As we bid a fond farewell to 2018, the editors at SnoCountry take a look at the news that shaped skiing and riding at mountain resorts across North America over the year.
This year’s Warren Miller flick is titled “Face of Winter,” which for many of us, Warren embodied. With his passing last winter, this year’s film, the 69th installment from Warren Miller Entertainment, pays homage to him and some of his favorite spots: from Engleberg to Chamonix, British Columbia to Alaska, Chile, Iceland, New Zealand, Washington and more.
Kaylin Richardson charges toward the fjords in "Line of Descent." (Warren Miller Entertainment/Jay Dash)
Coming off the high of the recent Xfinity Killington Cup in Vermont, the stoke for skiing and ski racing is high in the Northeast and across the country. While we all aren’t destined for the World Cup, finding the joy of skiing and riding is attainable to anyone who puts boards on their feet.
Warren Miller near the Matterhorn. (Warren Miller Co.)
He's known as the godfather of action sports filmmaking, but what happened behind the camera is even more remarkable than what you saw on the big screen.
In 1960, two years before Vail opened with one gondola, two chairlifts and a Poma lift, I rode to where Chair 4 ends with Pete Siebert in some sort of an Army surplus, over-the-snow vehicle.
On the big Island of Hawaii there is an observatory at 14,000 feet above sea level. For a short time during the winter there is a fairly good-sized snowfield and considerable lack of oxygen to climb back to the top of that snowfield after you ski down it.
In January of 1946, I was skiing at Badger Pass and staying at the Yosemite Lodge 12 miles away, down in the Valley. The accommodations were quite nice. They were 16 foot-wall tents with community showers down the way. It was there that I got the motivation to travel the world with my skis and then later with skis and camera.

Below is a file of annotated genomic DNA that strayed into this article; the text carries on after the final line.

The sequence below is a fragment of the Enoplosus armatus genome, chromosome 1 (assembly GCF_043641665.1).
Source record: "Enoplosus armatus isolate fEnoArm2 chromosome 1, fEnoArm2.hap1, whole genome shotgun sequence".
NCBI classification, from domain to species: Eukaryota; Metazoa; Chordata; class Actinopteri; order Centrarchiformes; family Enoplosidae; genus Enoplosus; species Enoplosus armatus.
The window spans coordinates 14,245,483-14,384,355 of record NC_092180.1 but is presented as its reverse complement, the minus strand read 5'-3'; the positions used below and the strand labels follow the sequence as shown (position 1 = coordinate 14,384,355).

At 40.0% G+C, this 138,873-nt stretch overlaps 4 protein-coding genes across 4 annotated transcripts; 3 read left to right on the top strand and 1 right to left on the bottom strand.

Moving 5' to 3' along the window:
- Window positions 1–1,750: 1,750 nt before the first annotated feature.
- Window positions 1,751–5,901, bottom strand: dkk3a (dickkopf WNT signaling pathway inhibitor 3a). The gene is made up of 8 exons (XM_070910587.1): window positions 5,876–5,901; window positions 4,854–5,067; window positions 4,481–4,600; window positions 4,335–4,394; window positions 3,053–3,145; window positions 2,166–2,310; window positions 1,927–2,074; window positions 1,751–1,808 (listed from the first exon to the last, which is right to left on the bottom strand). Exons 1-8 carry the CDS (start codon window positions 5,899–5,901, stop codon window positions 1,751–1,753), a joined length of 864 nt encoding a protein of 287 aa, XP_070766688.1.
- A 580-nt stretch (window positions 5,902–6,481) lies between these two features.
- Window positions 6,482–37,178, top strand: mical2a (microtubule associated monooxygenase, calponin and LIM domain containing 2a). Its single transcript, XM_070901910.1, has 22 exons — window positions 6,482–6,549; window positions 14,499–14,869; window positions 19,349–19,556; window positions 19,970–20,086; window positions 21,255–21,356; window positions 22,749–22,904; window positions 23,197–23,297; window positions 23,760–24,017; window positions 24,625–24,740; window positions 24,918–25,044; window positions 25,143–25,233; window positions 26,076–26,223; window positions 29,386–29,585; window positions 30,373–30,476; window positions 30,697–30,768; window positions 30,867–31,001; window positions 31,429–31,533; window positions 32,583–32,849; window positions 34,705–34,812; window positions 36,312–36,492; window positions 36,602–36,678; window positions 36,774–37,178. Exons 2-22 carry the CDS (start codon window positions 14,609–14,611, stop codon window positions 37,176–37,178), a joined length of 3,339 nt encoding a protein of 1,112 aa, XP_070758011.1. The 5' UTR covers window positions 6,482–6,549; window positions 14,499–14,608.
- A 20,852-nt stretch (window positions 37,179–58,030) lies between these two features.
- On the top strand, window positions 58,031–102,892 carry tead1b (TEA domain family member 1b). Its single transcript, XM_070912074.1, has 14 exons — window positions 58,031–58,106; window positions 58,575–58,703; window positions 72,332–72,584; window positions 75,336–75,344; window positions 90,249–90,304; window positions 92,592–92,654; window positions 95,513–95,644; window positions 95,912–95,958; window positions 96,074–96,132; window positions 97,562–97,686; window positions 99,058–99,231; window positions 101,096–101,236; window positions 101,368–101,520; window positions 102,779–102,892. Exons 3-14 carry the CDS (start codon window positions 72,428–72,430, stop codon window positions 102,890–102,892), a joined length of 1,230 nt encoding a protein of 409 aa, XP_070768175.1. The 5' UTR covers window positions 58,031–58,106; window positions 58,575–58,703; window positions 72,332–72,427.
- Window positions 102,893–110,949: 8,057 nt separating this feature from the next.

After personally narrating my fourth annual feature-length ski film in Seattle in October, 1953, my sponsor, Scott Osborne, suggested I come up and film the Slush Cup on Mount Baker during the Fourth of July weekend the following summer.
I write a lot about the price of chairlift tickets, I know. Taken alone, they seem high but when one realizes the chairlift ticket is the magic carpet to an amazing world of freedom, they are quite reasonable.
As I stepped off the train in Kitzbuhel, Austria, I had two jobs ahead of me. One was to film the European portions of my annual ski film and the second was to lead a tour of 14 skiers on a once in a lifetime ski trip. I had promoted this adventure from the stage as I traveled that fall and winter, narrating my film in person.
During the 1950s and ‘60s the greatest expansion of ski resorts in America occurred. Squaw Valley, Vail, Keystone, Sugarbush, Heavenly Valley, Copper Mountain, Beaver Creek to mention just a few.
I have been asked many times if I could start a film company today and make it grow like it did when I started in 1950, with a borrowed 16mm camera and $100 from each of four friends to start the company.
I get a lot of interesting questions on an almost daily basis. One of the questions I am most often asked is, “Do you think someone today can be a ski bum as you were by living in the parking lots of ski resorts?”